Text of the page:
Among the forms of reform and investment proposed under the recovery fund were ‘the elimination of tax rebates on heating fuels in industry, agriculture, forestry and aquaculture.’ Also included in the package was a ‘strengthened and simplified environmental management in the bonus-malus system for light vehicles’, and ‘bolstering the switching of fuel’. The Swedish plan also provided for ‘local and regional climate investments, including in railroads’, and ‘support for the energy efficiency of apartment buildings’.

Furthermore, the entire recovery plan had been evaluated for its environmental impact, not just those parts that fell directly under the ‘green transition’ heading. According to the government site, “all the schemes covered by the recovery plan had been scrutinized to ensure that none of the plans cause significant damage to the environment.”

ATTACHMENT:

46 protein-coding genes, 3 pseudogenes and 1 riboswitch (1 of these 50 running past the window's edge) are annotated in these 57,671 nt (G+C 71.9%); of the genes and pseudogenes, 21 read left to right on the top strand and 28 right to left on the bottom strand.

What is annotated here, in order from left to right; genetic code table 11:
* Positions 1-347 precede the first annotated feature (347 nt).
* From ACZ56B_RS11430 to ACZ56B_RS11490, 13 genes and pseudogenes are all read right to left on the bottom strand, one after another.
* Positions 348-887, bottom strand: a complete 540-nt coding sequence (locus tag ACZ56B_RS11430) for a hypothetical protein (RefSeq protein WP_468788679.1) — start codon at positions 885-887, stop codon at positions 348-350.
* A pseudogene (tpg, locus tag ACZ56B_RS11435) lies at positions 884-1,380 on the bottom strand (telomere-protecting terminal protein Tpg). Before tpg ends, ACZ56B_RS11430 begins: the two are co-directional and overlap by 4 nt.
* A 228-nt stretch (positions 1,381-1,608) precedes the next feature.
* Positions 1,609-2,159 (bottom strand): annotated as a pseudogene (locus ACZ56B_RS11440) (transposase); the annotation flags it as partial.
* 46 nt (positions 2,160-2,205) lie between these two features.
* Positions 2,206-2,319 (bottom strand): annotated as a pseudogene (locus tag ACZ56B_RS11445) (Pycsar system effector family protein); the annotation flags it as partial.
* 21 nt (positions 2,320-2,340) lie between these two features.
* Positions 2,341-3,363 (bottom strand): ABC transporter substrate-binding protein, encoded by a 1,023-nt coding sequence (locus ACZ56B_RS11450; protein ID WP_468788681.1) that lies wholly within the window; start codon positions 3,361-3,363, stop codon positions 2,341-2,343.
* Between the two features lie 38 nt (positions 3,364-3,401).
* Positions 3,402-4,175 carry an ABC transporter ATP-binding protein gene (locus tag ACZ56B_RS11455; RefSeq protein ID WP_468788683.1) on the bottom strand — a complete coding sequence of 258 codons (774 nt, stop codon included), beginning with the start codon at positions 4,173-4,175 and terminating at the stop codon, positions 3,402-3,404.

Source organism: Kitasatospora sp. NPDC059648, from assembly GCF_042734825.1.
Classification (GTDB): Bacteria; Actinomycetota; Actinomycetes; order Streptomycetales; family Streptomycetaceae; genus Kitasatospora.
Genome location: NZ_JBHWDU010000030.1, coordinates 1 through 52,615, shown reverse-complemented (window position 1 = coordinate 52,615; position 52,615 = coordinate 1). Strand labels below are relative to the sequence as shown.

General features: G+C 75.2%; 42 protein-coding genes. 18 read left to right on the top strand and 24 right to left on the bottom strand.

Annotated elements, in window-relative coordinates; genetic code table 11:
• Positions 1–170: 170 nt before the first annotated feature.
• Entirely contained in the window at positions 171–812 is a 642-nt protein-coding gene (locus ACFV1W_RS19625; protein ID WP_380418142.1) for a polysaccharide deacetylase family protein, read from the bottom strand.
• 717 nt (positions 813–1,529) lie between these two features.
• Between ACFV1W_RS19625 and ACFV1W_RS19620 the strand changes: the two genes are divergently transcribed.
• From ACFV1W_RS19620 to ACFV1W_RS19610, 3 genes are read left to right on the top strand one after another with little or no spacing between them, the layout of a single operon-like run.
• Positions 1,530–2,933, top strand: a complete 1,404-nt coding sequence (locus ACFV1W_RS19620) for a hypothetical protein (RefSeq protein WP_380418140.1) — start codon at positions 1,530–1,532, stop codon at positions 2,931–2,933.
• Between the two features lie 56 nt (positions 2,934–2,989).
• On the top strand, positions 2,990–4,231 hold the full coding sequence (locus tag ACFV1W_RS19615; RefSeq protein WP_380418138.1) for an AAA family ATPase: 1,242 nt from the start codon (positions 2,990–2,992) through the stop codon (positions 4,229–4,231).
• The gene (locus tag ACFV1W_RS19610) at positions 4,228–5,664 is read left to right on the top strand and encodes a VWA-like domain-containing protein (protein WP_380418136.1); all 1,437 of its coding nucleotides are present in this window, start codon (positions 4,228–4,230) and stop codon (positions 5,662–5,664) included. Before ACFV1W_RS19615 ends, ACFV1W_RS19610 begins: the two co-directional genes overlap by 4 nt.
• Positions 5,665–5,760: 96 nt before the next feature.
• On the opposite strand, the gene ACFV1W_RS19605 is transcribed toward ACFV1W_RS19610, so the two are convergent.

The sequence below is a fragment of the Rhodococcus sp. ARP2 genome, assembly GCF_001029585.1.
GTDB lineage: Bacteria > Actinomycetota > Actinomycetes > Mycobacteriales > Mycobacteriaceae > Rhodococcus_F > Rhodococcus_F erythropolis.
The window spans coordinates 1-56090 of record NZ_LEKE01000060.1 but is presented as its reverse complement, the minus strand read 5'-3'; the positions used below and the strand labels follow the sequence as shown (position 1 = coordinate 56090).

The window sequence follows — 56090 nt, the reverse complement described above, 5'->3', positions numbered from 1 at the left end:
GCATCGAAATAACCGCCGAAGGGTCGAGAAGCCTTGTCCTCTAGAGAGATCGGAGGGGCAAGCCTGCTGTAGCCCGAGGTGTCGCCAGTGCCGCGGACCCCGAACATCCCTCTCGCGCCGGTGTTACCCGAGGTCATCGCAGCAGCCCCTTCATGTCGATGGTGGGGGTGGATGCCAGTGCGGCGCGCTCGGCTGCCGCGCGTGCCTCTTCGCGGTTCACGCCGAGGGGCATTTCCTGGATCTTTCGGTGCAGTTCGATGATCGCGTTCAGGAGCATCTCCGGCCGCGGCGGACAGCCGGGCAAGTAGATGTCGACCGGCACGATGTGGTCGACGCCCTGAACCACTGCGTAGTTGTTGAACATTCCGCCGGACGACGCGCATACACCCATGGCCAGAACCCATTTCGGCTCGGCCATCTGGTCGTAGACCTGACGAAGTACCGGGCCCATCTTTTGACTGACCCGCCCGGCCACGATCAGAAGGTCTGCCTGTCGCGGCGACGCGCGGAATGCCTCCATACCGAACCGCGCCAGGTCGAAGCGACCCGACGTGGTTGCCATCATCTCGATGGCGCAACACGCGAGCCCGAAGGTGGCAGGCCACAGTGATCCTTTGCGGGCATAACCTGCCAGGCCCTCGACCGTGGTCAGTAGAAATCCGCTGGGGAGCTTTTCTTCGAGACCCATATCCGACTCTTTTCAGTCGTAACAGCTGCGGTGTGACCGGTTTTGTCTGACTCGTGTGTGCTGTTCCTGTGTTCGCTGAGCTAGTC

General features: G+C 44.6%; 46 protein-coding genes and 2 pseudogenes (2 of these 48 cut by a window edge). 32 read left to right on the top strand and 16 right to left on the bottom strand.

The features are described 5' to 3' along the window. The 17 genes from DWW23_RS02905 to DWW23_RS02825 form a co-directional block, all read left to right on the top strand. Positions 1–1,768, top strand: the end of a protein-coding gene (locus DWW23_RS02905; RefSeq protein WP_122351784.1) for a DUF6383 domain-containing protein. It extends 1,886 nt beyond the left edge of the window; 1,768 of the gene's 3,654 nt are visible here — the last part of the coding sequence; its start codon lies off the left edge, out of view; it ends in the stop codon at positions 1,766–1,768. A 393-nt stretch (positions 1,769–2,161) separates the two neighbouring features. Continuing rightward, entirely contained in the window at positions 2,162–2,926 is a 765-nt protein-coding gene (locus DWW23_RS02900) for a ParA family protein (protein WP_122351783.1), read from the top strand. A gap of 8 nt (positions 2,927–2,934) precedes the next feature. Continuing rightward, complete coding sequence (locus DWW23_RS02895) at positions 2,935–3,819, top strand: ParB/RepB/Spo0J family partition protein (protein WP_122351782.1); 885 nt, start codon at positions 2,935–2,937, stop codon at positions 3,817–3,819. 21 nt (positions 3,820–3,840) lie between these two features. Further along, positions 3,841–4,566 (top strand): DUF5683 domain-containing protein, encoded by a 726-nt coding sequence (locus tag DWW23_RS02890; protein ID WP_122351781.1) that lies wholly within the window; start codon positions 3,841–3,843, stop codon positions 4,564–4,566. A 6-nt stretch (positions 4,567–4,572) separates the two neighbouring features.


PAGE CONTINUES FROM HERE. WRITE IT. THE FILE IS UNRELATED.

All measures included in the Swedish recovery plan were measures that were also part of the government’s budget for 2020 and 2021. In short, Sweden had looked for items in its budget that matched the aspirations of the EU’s corona recovery fund. The country had hoped to receive financial support from Brussels for those budget items.

© SSAB Oxelösund

But then the country was plunged into a political crisis. The previous Social Democratic Prime Minister Stefan Löfven was ousted by a vote of no confidence. A new center-left coalition government, led by Magdalena Andersson, took office. Except that it turned out that there wasn’t a majority in parliament for the government’s budget. Instead, the budget of the (center-right) opposition was adopted in the Riksdag, the Swedish House of Representatives.

That budget is nowhere near as ambitious in terms of the climate as the government’s budget that was voted down. The green transition proposals in the Swedish EU recovery plan no longer match the content of the new state budget.

For example, the opposition scrapped or scaled back efficiency measures for buildings. It also cut investment support for rental apartments and credits for forest conservation. Consequently, the government has to go back to the drawing board with the recovery plan. This third round of amendments is still in progress. Some people are beginning to wonder whether Sweden will get its act together in time to transfer any of the hoped-for 3 billion euros to the government account.